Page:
U.S. debt investors would have been better off eschewing high-yield company bonds in favor of risky mortgage securities before Europe’s sovereign-debt crisis intensified this quarter.
Speculative-grade U.S. corporate bond prices have declined 0.5 percent on average since March 31, Bank of America Merrill Lynch index data show. Mortgage debt, including senior-ranked securities backed by U.S. subprime home loans and some junior commercial issues, is still higher though off top levels this quarter, Barclays Plc and Markit Group Ltd. data show.
Mortgage securities, the biggest cause of investor losses in 2007 and 2008, have held up better than corporate junk bonds because of limited issuance and higher potential yields, even after both enjoyed record rallies from lows, said Scott Buchta, head of investment strategy at Guggenheim Securities LLC in Chicago.
“There’s replacement fear” dissuading holders from selling mortgage bonds as they consider what else they can buy, he said in a telephone interview. In addition, “there’s really no direct European exposure” with debt backed by U.S. properties, whereas some companies depend on sales from the region, he said.
Average prices for high-yield U.S. company bonds declined to 97.5 cents on the dollar on May 14, from 98.03 cents on March 31 and last month’s high of 99.67, on concern an almost $1 trillion European bailout package won’t prevent a sovereign debt default that might trigger a breakup of the euro, according to the Bank of America Merrill Lynch U.S. High Yield Master II Index.
High-yield, or junk debt is rated below Baa3 by Moody’s Investors Service and BBB- by Standard & Poor’s.
A Markit ABX index of credit-default swaps tied to 20 subprime-loan bonds rated AAA when created in the first half of 2007 has climbed by more 15.8 percent this quarter. Rising prices for the swaps generally indicate less pessimism about creditworthiness.
The index, which trades at levels similar to the prices of the underlying securities in cents on the dollar, rose to 46.75 on May 3, the highest since October 2008, after falling as low as 23.1 in April 2009. It stood at 42.75 on May 14.
Typical prices for the most-senior securities backed by option adjustable-rate mortgages rose last week to 59 cents on the dollar from 55 cents in the last week of March and a record low of 33 cents in March 2009, according to Barclays data.
Option ARMs allow borrowers to pay less than the interest they owe by increasing their balances, resulting in potential jumps in payments later on. Subprime mortgage were taken out by borrowers with poor credit or high debt.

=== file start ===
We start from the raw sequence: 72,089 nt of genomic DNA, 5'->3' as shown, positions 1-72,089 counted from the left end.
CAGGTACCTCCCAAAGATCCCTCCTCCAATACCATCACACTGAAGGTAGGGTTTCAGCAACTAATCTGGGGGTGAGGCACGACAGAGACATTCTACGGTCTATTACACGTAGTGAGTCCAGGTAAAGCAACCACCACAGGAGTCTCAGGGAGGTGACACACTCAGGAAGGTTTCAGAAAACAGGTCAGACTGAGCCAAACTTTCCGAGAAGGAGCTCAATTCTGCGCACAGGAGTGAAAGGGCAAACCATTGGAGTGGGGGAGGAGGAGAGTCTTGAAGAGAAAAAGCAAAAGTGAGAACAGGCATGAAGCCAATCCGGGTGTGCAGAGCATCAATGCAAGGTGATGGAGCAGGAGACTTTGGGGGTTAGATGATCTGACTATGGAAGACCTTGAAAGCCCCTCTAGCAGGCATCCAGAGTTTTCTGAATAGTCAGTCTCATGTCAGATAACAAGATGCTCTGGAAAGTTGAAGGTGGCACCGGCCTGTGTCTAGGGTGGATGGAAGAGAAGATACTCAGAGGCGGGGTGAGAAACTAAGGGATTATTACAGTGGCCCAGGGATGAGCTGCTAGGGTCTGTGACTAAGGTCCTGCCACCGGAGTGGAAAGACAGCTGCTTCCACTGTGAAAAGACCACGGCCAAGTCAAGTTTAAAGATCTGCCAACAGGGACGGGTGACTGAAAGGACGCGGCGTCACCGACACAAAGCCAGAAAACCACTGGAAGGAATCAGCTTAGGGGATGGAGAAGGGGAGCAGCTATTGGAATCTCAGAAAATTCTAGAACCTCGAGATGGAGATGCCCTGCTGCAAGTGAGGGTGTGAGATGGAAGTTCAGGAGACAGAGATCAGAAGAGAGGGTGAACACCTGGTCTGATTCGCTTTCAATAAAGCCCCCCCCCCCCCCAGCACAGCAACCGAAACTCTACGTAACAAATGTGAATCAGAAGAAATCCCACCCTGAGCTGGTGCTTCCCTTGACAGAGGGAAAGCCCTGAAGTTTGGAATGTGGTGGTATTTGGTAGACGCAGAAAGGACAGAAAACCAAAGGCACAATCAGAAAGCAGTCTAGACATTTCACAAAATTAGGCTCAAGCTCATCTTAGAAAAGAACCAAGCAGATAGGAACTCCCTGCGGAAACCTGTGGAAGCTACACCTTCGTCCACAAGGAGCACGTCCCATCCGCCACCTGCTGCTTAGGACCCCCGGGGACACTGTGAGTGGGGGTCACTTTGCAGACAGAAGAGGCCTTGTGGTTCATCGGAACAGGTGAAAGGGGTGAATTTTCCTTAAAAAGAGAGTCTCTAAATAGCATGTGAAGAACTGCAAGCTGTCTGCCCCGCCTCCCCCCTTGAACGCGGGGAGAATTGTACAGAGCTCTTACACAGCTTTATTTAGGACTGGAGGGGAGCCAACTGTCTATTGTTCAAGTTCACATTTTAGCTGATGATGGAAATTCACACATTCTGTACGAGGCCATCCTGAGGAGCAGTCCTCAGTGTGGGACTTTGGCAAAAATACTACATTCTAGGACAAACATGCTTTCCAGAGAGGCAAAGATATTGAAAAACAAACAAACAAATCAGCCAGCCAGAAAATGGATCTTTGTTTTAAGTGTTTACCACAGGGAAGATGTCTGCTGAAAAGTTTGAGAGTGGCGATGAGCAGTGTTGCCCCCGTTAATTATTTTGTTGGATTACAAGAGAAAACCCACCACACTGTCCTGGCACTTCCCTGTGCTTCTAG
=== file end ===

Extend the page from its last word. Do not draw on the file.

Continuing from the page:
Commercial Mortgage Debt
The lowest-ranked of originally top-rated commercial mortgage bonds, known as AJs, climbed to 54 cents on the dollar last week from 43 cents in the last week of March, according to Barclays data.
A top-ranked commercial-mortgage bond commonly cited as a market barometer is yielding about 3.9 percentage points more than the benchmark swap rate, according to Jefferies Group Inc. data. The so-called spread traded reached as wide as 4.2 percentage points over swaps on May 6, the day the Dow Jones Industrial Average fell as much as 9.2 percent, the data show.
So-called mezzanine bonds originally rated AAA but more vulnerable to losses than the most senior commercial-mortgage debt have fallen 2 percentage points on average since May 6 and are trading in the “mid” 80 cents on-the-dollar range, according to Jefferies.
Holders of mezzanine and junior AAA commercial mortgage-backed securities didn’t increase selling amid mounting risk aversion, JPMorgan Chase & Co. analysts led by Alan Todd in New York said in a May 7 report. Recent moves were less reflective of “widespread panic” and was more indicative of mortgage-backed securities “widening on the heels of increased geopolitical and regulatory risk,” the analysts said.
Spread over Treasuries
High-yield company debt on average offers 6.23 percentage points more than benchmark Treasuries, compared with 8.54 percentage points on AJ commercial mortgage securities, according to Barclays and Morgan Stanley indexes.
Among specific types of mortgage securities, “higher quality” bonds have done “much” better in weathering the sovereign debt crisis, though weaker debt is suffering mainly from wider gaps in the prices at which it can be bought or sold, Guggenheim’s Buctha said.
The high-yield company bond market may have been hurt more because it lacks as many “longer-term investors” such as insurers, “who aren’t looking for a trade but looking to buy and hold,” he said. “They’re not going to be as fast to sell.”
Since July 31, Barclays Capital analysts have recommended a trade in which investors hedge their bets on U.S. home-loan securities without government-backed guarantees.
New York-based analysts led by Ajay Rajadhyaksha suggested buying senior Alt-A mortgage bonds while using credit-default swap indexes to bet against commercial-mortgage bonds and high-yield corporate bonds.
That strategy has returned 19.2 percent since then, according to a May 14 report by the bank. Alt-A loans fall between prime and subprime in terms of projected defaults, often because borrowers didn’t document their incomes.